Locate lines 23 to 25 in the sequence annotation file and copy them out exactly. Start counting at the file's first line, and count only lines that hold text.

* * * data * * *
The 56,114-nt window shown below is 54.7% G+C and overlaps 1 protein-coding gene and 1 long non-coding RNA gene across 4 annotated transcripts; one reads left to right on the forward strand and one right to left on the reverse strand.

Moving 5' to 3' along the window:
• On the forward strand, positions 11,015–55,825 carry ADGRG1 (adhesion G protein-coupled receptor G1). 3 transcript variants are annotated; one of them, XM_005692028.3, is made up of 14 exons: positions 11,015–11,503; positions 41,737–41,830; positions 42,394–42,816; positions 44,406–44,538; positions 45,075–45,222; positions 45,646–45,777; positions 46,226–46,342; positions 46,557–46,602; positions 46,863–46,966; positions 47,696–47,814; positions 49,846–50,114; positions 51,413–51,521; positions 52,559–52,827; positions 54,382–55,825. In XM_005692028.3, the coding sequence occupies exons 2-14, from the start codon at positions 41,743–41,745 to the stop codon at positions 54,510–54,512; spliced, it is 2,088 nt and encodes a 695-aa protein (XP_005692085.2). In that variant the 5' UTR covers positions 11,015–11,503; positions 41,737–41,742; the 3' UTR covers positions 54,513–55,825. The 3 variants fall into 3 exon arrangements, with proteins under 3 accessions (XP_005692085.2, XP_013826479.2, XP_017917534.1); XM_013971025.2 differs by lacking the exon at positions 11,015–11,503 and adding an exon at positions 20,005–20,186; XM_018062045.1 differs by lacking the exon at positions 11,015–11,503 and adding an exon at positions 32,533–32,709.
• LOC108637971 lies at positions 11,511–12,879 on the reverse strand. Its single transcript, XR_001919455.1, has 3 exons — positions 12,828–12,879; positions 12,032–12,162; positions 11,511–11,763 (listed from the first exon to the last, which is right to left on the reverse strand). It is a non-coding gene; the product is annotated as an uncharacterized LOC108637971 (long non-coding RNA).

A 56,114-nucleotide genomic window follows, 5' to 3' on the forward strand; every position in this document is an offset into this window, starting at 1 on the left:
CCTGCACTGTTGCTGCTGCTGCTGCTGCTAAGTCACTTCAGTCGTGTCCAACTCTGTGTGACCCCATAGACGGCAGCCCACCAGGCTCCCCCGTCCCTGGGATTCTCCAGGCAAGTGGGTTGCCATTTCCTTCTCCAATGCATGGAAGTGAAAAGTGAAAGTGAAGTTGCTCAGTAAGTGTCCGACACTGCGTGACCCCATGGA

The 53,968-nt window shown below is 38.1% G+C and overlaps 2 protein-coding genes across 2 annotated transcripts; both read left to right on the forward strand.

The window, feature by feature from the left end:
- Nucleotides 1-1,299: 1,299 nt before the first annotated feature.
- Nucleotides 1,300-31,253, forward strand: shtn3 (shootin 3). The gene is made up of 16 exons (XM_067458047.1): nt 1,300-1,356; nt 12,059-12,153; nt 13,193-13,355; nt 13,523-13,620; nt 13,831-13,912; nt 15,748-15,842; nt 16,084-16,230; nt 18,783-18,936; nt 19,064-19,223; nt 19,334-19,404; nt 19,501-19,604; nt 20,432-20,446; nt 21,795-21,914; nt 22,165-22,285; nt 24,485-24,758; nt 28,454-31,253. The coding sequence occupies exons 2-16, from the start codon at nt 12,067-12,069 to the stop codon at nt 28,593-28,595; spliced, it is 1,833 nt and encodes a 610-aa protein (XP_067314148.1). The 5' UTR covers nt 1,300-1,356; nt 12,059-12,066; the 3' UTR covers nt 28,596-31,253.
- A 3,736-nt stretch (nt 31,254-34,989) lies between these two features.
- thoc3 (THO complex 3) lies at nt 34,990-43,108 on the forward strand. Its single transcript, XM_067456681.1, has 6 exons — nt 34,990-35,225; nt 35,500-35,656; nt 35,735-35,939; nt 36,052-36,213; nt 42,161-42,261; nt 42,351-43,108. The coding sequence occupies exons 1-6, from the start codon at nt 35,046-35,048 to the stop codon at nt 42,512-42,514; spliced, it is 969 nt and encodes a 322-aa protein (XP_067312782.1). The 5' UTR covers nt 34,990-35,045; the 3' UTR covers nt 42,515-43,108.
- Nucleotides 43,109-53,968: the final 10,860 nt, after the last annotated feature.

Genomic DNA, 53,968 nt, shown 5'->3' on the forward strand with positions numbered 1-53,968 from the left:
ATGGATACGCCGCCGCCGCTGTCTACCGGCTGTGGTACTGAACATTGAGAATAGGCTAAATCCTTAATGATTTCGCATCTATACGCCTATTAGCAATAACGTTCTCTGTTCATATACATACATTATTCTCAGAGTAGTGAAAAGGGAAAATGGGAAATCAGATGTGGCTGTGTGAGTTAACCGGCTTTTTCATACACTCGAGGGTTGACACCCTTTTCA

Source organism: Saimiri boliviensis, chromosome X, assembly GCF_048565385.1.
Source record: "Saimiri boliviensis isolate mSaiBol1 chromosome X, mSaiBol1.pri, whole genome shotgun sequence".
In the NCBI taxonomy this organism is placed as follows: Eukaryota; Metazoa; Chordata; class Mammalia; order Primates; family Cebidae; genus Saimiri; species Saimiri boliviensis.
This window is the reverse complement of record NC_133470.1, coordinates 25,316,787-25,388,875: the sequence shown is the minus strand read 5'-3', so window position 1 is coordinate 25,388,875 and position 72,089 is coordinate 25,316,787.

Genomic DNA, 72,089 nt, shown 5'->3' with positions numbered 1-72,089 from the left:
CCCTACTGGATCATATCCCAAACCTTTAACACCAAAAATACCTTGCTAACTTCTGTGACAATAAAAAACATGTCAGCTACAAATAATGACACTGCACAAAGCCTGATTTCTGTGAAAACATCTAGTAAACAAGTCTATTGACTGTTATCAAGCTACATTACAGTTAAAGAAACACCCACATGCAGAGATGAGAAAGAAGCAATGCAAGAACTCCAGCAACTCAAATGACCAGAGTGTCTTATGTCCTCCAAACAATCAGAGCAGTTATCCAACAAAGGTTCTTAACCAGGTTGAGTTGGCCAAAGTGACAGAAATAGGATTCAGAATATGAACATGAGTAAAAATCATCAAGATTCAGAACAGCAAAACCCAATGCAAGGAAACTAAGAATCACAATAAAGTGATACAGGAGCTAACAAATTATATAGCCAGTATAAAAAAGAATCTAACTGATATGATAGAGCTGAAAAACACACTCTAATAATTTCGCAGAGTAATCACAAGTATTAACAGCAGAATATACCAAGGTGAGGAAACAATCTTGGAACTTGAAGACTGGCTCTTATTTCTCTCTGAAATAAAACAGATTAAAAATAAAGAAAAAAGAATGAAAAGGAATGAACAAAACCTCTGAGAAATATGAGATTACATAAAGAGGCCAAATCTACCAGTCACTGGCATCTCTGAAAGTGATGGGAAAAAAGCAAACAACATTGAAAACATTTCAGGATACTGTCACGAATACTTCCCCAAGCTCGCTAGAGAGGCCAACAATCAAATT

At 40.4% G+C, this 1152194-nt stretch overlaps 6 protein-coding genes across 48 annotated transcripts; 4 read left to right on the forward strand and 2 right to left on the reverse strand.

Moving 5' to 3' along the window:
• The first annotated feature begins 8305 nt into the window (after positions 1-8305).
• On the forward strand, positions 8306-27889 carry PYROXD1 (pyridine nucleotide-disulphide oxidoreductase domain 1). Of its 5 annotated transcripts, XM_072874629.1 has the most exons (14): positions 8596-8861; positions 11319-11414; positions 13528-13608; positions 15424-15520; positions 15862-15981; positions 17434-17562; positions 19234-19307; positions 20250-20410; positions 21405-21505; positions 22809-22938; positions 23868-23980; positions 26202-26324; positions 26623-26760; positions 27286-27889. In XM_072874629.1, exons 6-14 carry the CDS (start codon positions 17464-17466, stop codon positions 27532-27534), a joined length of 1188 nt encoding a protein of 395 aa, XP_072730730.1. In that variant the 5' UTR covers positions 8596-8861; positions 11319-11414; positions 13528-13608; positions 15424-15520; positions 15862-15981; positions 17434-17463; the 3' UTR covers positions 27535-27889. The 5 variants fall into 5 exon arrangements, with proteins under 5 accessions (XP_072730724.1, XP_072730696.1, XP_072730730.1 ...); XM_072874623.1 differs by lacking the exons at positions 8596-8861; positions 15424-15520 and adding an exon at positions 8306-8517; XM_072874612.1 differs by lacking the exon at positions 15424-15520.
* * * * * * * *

Moving 5' to 3' along the window:
• The first annotated feature begins 8305 nt into the window (after positions 1-8305).
• On the forward strand, positions 8306-27889 carry PYROXD1 (pyridine nucleotide-disulphide oxidoreductase domain 1). Of its 5 annotated transcripts, XM_072874629.1 has the most exons (14): positions 8596-8861; positions 11319-11414; positions 13528-13608; positions 15424-15520; positions 15862-15981; positions 17434-17562; positions 19234-19307; positions 20250-20410; positions 21405-21505; positions 22809-22938; positions 23868-23980; positions 26202-26324; positions 26623-26760; positions 27286-27889. In XM_072874629.1, exons 6-14 carry the CDS (start codon positions 17464-17466, stop codon positions 27532-27534), a joined length of 1188 nt encoding a protein of 395 aa, XP_072730730.1. In that variant the 5' UTR covers positions 8596-8861; positions 11319-11414; positions 13528-13608; positions 15424-15520; positions 15862-15981; positions 17434-17463; the 3' UTR covers positions 27535-27889. The 5 variants fall into 5 exon arrangements, with proteins under 5 accessions (XP_072730724.1, XP_072730696.1, XP_072730730.1 ...); XM_072874623.1 differs by lacking the exons at positions 8596-8861; positions 15424-15520 and adding an exon at positions 8306-8517; XM_072874612.1 differs by lacking the exon at positions 15424-15520.